Based on a meta-analysis of 221 datasets (141 articles) reporting 282 000 incidence cases,(9) the magnitude of risk was greater for esophageal adenocarcinoma (relative risk [RR] = 1.52, P < 0.0001, with a 5 kg/m2 increase in BMI), thyroid (RR = 1.33, P < 0.0001), colon (RR = 1.24, P < 0.0001), renal (RR = 1.24, P < 0.0001), and liver (RR = 1.24, P = 0.12) cancers in men, and endometrial (RR = 1.59, P < 0.0001), gallbladder (RR = 1.59, P = 0.04), esophageal adenocarcinoma (RR = 1.51, P < 0.0001), and renal (1.34, P < 0.0001) cancers in women. The relative risk was 1.09 (P < 0.0001) for female colon cancer, with this gender difference being highly statistically significant (P < 0.0001).
The proportions of all cancer deaths in the US population attributable to overweight and obesity (BMI >25 kg/m2) have been estimated at 4.2–14.2% in men and 14.3–19.8% in women.(10) Incident cancer burden attributable to excess body mass index across 30 European countries has been estimated at 2.5% (95% confidence interval [CI], 1.5–3.6%) in men and 4.1% (95% CI, 2.3–5.9%) in women.(11) In contrast, respective figures in the JPHC study have been negligible, since no statistically significant increase in risk for cancer at any site has been observed in overweight and obesity categories in either men or women.(7)
Possible mechanisms of the effect of body fatness on cancer risk are explained by increased bioavailable growth-factor production (e.g. insulin, insulin-like growth factor [IGF] 1) due to insulin resistance, sex-hormone production (e.g. estrogen, testosterone), chronic local inflammation characterized by the creation of reactive oxygen species and the induction of cell cycling for tissue growth and repair, and chronic gastroesophageal reflux (for adenocarcinoma of the esophagus).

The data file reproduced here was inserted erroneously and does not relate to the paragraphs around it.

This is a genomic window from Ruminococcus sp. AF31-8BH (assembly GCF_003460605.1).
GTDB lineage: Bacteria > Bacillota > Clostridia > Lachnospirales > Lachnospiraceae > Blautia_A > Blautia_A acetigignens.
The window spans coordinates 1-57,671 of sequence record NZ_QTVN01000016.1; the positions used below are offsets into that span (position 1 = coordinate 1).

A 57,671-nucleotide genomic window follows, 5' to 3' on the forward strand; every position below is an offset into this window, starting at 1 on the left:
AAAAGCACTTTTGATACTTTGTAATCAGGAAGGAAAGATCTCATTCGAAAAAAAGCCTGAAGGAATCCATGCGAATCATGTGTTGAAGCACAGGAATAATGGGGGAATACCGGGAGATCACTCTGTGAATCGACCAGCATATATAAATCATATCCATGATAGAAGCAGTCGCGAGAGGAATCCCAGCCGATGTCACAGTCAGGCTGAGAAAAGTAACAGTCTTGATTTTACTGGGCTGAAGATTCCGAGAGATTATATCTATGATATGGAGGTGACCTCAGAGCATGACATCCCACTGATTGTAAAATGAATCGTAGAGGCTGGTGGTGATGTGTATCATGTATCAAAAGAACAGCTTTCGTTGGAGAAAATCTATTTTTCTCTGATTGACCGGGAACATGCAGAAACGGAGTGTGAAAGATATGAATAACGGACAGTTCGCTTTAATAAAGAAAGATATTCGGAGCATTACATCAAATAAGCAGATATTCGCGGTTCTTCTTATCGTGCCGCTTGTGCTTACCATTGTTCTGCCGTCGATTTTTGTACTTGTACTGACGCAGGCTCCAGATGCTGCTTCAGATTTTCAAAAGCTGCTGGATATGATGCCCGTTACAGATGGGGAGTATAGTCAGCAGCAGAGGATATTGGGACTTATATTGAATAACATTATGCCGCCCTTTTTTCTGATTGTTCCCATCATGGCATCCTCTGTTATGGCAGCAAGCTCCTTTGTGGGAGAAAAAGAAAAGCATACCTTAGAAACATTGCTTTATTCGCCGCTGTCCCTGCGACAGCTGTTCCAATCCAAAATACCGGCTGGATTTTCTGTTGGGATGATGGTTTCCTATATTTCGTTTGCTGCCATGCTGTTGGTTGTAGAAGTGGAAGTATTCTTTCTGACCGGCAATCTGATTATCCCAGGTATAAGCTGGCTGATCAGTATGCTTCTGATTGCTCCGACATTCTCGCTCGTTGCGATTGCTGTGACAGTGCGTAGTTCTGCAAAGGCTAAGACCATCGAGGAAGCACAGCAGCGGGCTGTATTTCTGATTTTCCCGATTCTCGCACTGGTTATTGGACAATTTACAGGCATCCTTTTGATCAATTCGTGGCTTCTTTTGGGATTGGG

Diabetes and cancer: Epidemiological evidence
In the JPHC study, a history of diabetes was associated with an increased risk of several cancer sites after adjustment for potential confounding factors such as age, study area, history of cerebrovascular disease, history of ischemic heart disease, smoking, ethanol intake, body mass index, leisure-time physical activity, green vegetable intake, and coffee intake (Fig. 3).(12) In men, statistically significant increases were observed for cancers of the colon, liver, pancreas, and kidney. Hazard ratios (HRs) were almost double for cancers of the liver, pancreas, and kidney, and remained so after the exclusion of cases occurring within 5 years of follow-up. In women, HRs were statistically significant for cancers of the stomach and liver.
Although not statistically significant due to the small number of cases, elevated HRs were also shown for cancers of the pancreas, endometrium, ovary, and kidney. In contrast, no association was seen with colon and breast in women. These increases in risk in several cancers resulted in a 27% increase in total cancer in men and a 21% increase in women.
In Japan, only a few cohort studies have evaluated the association between diabetes and total cancer risk. A report from the Takayama study on the history of diabetes and mortality risk also showed an increased risk of cancer mortality with a history of diabetes (HR = 1.88; 95% CI, 1.16–3.05) among women.(13) However, the Japan Collaborative Cohort (JACC) study on the association between a history of diabetes and cancer mortality showed no significant impact of a history on total cancer risk in either men (HR = 0.98) or women (HR = 0.83), although an increased risk was observed for liver cancer in both sexes (HR = 2.30; 95% CI, 1.47–3.59 in men and HR = 2.70 95% CI, 1.20–6.05 in women) and non-Hodgkin lymphoma in men (HR = 2.77; 95% CI, 1.04–7.38), while a decreased risk was seen for stomach cancer in both sexes (HR = 0.67; 95% CI, 0.46–0.99 in men and HR = 0.49; 95% CI, 0.23–1.04 in women).(14)